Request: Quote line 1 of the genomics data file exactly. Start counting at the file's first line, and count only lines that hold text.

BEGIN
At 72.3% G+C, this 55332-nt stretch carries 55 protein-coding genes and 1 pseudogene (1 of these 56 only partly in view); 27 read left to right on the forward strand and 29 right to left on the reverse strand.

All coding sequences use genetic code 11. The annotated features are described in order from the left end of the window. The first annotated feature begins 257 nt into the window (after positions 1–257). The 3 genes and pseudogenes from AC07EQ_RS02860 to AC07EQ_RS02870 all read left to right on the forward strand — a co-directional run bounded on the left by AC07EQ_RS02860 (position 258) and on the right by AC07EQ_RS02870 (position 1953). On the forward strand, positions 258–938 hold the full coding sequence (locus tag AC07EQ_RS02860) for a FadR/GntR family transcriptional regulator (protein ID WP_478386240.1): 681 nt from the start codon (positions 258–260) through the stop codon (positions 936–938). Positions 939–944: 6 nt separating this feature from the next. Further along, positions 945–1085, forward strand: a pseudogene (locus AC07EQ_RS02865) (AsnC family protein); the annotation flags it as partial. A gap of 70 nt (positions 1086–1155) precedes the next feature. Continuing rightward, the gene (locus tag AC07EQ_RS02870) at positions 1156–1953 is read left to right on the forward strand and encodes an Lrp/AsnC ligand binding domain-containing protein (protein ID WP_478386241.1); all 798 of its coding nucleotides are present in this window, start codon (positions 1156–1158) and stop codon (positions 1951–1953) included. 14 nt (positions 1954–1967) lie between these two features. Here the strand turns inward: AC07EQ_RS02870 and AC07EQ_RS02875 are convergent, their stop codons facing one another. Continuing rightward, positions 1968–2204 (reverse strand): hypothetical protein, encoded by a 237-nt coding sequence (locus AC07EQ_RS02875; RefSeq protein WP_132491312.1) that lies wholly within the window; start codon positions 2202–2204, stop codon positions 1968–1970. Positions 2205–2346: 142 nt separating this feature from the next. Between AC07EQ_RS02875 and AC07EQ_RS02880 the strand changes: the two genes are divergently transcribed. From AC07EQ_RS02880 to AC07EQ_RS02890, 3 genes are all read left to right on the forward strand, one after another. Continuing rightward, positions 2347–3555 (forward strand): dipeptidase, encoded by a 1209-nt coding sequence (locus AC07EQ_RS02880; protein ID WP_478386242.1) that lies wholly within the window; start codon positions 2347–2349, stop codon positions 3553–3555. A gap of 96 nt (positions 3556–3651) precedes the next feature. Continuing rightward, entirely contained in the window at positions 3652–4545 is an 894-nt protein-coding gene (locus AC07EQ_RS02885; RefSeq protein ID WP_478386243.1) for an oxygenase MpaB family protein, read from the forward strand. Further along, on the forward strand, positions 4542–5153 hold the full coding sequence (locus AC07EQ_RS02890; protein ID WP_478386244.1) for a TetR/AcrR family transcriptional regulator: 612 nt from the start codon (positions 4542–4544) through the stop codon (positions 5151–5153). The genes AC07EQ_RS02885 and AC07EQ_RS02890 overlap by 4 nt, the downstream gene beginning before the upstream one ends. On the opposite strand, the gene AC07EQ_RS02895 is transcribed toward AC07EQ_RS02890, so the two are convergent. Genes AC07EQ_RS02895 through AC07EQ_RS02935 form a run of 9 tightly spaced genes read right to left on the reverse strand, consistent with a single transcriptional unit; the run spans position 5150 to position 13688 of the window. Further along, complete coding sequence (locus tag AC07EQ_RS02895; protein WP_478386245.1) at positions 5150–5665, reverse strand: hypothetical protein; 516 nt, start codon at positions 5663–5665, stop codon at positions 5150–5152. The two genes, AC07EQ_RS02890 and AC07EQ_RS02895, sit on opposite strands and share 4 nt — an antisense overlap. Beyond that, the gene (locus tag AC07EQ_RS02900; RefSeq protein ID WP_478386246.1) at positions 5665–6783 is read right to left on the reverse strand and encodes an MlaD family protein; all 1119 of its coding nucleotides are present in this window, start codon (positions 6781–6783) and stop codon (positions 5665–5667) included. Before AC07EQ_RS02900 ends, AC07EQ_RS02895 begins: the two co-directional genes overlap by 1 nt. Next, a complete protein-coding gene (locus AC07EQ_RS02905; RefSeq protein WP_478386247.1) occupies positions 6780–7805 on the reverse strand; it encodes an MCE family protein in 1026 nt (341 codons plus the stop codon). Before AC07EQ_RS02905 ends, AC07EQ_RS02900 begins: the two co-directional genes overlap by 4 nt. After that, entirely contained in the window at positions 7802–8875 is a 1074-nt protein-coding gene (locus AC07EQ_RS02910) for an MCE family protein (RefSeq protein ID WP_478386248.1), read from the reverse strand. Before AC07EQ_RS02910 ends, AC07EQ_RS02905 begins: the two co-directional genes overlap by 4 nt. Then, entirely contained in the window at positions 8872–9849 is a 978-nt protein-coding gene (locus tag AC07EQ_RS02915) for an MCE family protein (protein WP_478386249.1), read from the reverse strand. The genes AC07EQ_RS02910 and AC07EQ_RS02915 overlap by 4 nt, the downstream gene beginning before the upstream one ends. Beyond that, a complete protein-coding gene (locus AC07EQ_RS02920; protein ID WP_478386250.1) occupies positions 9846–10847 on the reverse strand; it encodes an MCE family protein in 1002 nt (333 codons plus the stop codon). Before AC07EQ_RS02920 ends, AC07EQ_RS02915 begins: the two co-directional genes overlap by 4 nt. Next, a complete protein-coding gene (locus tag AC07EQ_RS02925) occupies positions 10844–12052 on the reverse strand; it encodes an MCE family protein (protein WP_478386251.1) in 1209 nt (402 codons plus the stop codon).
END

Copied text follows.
At 72.3% G+C, this 55332-nt stretch carries 55 protein-coding genes and 1 pseudogene (1 of these 56 only partly in view); 27 read left to right on the forward strand and 29 right to left on the reverse strand.